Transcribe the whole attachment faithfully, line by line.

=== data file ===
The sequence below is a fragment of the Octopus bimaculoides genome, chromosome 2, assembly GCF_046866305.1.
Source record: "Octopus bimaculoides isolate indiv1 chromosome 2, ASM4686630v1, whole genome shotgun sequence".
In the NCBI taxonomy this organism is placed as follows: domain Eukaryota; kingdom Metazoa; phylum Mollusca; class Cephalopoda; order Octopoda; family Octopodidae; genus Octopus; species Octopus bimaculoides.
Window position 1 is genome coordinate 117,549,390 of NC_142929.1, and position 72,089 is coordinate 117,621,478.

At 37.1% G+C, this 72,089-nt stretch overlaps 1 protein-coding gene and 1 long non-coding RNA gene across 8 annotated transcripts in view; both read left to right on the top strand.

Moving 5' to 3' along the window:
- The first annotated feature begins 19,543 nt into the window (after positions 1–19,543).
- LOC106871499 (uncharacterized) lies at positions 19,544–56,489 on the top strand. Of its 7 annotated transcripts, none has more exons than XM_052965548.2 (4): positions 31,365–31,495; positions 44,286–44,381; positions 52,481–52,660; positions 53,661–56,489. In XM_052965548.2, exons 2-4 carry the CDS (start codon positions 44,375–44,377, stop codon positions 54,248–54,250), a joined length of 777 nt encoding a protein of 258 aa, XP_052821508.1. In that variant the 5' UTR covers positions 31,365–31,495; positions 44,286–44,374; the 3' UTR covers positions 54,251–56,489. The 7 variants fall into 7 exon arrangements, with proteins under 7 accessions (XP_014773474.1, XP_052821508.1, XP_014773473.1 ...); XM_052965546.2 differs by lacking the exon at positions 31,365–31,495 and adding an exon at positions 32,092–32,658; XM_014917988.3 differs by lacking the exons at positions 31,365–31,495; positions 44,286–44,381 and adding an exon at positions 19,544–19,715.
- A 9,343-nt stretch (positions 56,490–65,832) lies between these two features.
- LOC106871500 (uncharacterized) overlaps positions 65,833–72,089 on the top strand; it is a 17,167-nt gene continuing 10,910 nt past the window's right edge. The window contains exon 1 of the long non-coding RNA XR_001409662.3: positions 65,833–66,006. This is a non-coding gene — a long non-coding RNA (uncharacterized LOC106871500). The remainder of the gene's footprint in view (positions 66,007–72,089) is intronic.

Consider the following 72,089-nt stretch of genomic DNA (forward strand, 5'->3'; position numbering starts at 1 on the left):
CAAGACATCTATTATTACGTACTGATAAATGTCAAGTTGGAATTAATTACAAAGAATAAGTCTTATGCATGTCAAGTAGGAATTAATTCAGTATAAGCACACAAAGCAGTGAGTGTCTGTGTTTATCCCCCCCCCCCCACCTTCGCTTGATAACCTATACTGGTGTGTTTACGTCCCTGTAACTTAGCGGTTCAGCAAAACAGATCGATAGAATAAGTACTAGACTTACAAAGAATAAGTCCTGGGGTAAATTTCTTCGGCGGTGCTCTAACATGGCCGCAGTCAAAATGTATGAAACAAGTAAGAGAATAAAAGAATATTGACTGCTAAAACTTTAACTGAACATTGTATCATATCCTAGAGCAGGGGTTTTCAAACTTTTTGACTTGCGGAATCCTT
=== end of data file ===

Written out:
The sequence below is a fragment of the Octopus bimaculoides genome, chromosome 2, assembly GCF_046866305.1.
Source record: "Octopus bimaculoides isolate indiv1 chromosome 2, ASM4686630v1, whole genome shotgun sequence".
In the NCBI taxonomy this organism is placed as follows: domain Eukaryota; kingdom Metazoa; phylum Mollusca; class Cephalopoda; order Octopoda; family Octopodidae; genus Octopus; species Octopus bimaculoides.
Window position 1 is genome coordinate 117,549,390 of NC_142929.1, and position 72,089 is coordinate 117,621,478.

At 37.1% G+C, this 72,089-nt stretch overlaps 1 protein-coding gene and 1 long non-coding RNA gene across 8 annotated transcripts in view; both read left to right on the top strand.

Moving 5' to 3' along the window:
- The first annotated feature begins 19,543 nt into the window (after positions 1–19,543).
- LOC106871499 (uncharacterized) lies at positions 19,544–56,489 on the top strand. Of its 7 annotated transcripts, none has more exons than XM_052965548.2 (4): positions 31,365–31,495; positions 44,286–44,381; positions 52,481–52,660; positions 53,661–56,489. In XM_052965548.2, exons 2-4 carry the CDS (start codon positions 44,375–44,377, stop codon positions 54,248–54,250), a joined length of 777 nt encoding a protein of 258 aa, XP_052821508.1. In that variant the 5' UTR covers positions 31,365–31,495; positions 44,286–44,374; the 3' UTR covers positions 54,251–56,489. The 7 variants fall into 7 exon arrangements, with proteins under 7 accessions (XP_014773474.1, XP_052821508.1, XP_014773473.1 ...); XM_052965546.2 differs by lacking the exon at positions 31,365–31,495 and adding an exon at positions 32,092–32,658; XM_014917988.3 differs by lacking the exons at positions 31,365–31,495; positions 44,286–44,381 and adding an exon at positions 19,544–19,715.
- A 9,343-nt stretch (positions 56,490–65,832) lies between these two features.
- LOC106871500 (uncharacterized) overlaps positions 65,833–72,089 on the top strand; it is a 17,167-nt gene continuing 10,910 nt past the window's right edge. The window contains exon 1 of the long non-coding RNA XR_001409662.3: positions 65,833–66,006. This is a non-coding gene — a long non-coding RNA (uncharacterized LOC106871500). The remainder of the gene's footprint in view (positions 66,007–72,089) is intronic.

Consider the following 72,089-nt stretch of genomic DNA (forward strand, 5'->3'; position numbering starts at 1 on the left):
CAAGACATCTATTATTACGTACTGATAAATGTCAAGTTGGAATTAATTACAAAGAATAAGTCTTATGCATGTCAAGTAGGAATTAATTCAGTATAAGCACACAAAGCAGTGAGTGTCTGTGTTTATCCCCCCCCCCCCACCTTCGCTTGATAACCTATACTGGTGTGTTTACGTCCCTGTAACTTAGCGGTTCAGCAAAACAGATCGATAGAATAAGTACTAGACTTACAAAGAATAAGTCCTGGGGTAAATTTCTTCGGCGGTGCTCTAACATGGCCGCAGTCAAAATGTATGAAACAAGTAAGAGAATAAAAGAATATTGACTGCTAAAACTTTAACTGAACATTGTATCATATCCTAGAGCAGGGGTTTTCAAACTTTTTGACTTGCGGAATCCTT